• 22Oct

    Why does late motherhood increase the chance of Down syndrome in children?

    With advances in medical and reproductive technologies, the recent years have witnessed a significant increase in the number of women postponing motherhood until their 30s and 40s. Women who become pregnant after the age of 35 are considered to be of advanced maternal age. This trend is more common among educated women. There are various factors influencing a woman’s decision for delayed pregnancy – availability of safe, effective contraception, late marriages, increasing divorce rates, impaired fertility, career concerns and financial stability seem to be the main reasons. Although most delayed pregnancies result in healthy babies, the risk associated with advanced maternal age should not be ignored.

    Risks associated with late pregnancy

    Risks associated with pregnancy tend to increase with advancing age, especially after the age 35. With increasing age there is greater likelihood of pre-existing health problems like diabetes, obesity, cardiovascular diseases or kidney disorders. These already present medical conditions can increase the risks associated with the pregnancy. Older mothers have a higher risk of infertility, miscarriages, low birth weight babies, stillbirth, gestational diabetes and other medical conditions. In addition, there is an increased risk of chromosomal abnormalities, especially Down syndrome.

    Down syndrome

    Down syndrome (DS)  is a chromosomal disorder present at birth that changes the physical and intellectual development of the baby. It was first described by Dr. John Langdon Down in 1866. Babies born with DS may have a flat facial profile, slanted eyes, short fingers and other different traits. Down syndrome is the most common cause of mental disability. It is estimated that Down syndrome affects one of every 670 babies born in the United States.

    The risk associated with advanced maternal age should not be ignored.

    The risk associated with advanced maternal age should not be ignored.

    Causes of Down syndrome

    Down syndrome is caused by an extra copy of chromosome 21. Chromosomes are tiny rod like structures that hold our genes. Our genes carry the codes responsible for all our inherited characteristics. These codes determine our physical appearance (hair and eye color, height etc.), behavior, blood type and susceptibility to disease.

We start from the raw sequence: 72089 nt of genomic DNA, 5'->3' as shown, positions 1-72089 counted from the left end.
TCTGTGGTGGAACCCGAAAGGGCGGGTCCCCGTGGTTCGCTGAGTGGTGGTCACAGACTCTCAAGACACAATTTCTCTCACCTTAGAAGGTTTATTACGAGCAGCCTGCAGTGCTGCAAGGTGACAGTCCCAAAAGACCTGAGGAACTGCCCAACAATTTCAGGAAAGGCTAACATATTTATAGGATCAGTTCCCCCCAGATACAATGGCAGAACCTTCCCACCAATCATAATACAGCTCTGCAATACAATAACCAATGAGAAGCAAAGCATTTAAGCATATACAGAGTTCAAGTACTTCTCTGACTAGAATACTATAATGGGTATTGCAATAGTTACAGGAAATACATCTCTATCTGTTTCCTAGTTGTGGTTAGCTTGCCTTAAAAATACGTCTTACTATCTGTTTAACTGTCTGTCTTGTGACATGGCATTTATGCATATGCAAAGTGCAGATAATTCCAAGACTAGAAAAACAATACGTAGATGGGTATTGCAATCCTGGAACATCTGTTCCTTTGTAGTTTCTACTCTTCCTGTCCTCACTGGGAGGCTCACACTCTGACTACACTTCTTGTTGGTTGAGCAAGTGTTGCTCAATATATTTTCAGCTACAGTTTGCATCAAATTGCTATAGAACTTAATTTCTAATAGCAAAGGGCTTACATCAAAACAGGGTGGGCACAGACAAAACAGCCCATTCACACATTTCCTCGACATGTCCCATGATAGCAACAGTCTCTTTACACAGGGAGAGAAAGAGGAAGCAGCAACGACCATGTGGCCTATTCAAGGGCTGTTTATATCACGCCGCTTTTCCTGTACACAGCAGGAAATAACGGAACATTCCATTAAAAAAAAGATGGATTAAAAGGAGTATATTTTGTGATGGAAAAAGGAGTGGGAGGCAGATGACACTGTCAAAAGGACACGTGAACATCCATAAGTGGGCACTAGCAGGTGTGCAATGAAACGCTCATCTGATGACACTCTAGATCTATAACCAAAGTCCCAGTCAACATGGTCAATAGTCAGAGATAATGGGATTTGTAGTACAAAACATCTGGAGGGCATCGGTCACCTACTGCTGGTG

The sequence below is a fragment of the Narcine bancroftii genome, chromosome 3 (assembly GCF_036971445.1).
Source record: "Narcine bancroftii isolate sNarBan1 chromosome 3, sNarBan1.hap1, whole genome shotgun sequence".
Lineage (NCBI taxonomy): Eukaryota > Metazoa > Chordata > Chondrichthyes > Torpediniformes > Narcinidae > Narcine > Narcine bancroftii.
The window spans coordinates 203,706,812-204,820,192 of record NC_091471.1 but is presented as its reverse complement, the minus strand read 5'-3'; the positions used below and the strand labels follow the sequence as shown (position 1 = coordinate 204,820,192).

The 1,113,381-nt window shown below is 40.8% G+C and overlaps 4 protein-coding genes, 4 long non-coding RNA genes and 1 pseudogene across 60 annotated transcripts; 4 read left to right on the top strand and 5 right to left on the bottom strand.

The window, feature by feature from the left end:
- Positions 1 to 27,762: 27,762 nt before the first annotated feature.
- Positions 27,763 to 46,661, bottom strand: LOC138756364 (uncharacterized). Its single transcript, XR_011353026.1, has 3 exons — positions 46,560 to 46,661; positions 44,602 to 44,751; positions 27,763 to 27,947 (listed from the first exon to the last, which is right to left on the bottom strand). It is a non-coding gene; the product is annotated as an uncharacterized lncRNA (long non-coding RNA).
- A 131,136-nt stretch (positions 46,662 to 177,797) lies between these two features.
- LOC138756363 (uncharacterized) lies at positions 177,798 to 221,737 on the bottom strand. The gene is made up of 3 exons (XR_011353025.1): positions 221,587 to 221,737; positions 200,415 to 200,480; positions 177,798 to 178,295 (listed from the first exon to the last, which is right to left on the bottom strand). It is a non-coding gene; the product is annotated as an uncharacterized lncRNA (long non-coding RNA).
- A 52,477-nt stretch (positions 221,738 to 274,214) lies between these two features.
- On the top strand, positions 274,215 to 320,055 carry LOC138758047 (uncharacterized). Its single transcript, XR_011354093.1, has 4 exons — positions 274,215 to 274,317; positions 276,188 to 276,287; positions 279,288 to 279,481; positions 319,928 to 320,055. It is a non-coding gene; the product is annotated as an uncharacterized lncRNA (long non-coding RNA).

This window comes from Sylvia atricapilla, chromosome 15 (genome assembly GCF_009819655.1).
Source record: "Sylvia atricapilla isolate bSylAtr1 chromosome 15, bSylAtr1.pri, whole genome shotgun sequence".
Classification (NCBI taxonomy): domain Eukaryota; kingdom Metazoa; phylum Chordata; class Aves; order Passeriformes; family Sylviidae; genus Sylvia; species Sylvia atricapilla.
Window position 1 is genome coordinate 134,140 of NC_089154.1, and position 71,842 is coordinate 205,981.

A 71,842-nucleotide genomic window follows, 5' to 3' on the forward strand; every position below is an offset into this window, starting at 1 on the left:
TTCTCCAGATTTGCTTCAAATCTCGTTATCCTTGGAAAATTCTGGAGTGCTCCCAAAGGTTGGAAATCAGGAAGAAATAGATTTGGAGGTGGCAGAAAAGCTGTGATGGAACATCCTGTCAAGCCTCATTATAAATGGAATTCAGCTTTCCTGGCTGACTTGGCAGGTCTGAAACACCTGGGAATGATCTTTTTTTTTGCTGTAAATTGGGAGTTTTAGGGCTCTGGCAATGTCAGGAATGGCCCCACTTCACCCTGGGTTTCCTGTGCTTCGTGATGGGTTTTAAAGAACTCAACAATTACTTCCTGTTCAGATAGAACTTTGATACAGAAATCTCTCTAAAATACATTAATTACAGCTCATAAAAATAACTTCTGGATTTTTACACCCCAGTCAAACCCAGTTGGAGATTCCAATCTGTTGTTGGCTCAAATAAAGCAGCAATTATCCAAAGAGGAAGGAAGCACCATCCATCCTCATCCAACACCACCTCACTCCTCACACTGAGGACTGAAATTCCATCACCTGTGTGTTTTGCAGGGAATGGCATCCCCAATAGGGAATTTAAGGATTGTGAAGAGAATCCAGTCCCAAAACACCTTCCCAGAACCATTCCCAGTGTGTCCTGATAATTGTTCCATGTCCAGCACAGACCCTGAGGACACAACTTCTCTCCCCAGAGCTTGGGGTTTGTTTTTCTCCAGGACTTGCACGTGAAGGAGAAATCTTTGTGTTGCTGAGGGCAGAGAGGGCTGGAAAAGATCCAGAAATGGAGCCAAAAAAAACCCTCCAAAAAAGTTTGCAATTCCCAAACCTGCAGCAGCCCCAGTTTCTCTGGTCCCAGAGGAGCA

In a normal human being each cell contains 46 chromosomes and these chromosomes are divided into 23 pairs. During conception, one set of 23 chromosomes is inherited from the mother in the egg and the other set of 23 chromosomes comes from father in the sperm. Sometimes due to an error in the division of cells of egg or sperm, a person inherits an extra chromosome from one of his/her parents. Most babies born with Down syndrome have three copies of chromosome 21 instead of two and that’s why it is also known as trisomy. Two other chromosomal abnormalities recognised as mosaicism and translocation is also involved in Down syndrome.

    Maternal age and Down syndrome

    Late motherhood has been recognized as the primary risk factor associated with fetal Down syndrome. Women are born with the specific quantity of eggs and cannot produce more. These eggs contain the genetic material which they pass on to their offsprings. According to maternal aging theory, with the chronological increase in age, female’s eggs and the genetic material contained within gets older too. Aging genetic material is more likely to have defects occur during cell division that can result in either a lack or an increase in chromosomal material. This phenomenon accounts for the decrease in fertility and increase in chromosomal abnormalities in offsprings of aging women.

    Data shows that with the women’s age the risk of having a child affected with Down syndrome increases rapidly.  Take it seriously into consideration when planning your pregnancy.

    Maternal Age               Incidence of Down syndrome

    20                                         1 in 2000

    25                                         1 in 1200

    30                                         1 in 900

    35                                         1 in 350

    40                                         1 in 100

    45                                         1 in 30

    48                                         1 in 15

    49                                         1 in 10

    Source: Mark Selikowitz. Down Syndrome (The Facts). Page No. 38. Oxford University Press, USA; 3rd edition (July 15, 2008)

    Anna L.

    It’s all about health!
    I have academic background in drugs related Chemical Technology, as well as extensive professional experience in pharma and medical companies. My main area of interest is everyday life medicine. The goal of my articles is to give people informative answers to the questions that bother them, to dispel doubts and some common misbeliefs and also to inspire everyone to keep healthy lifestyle.

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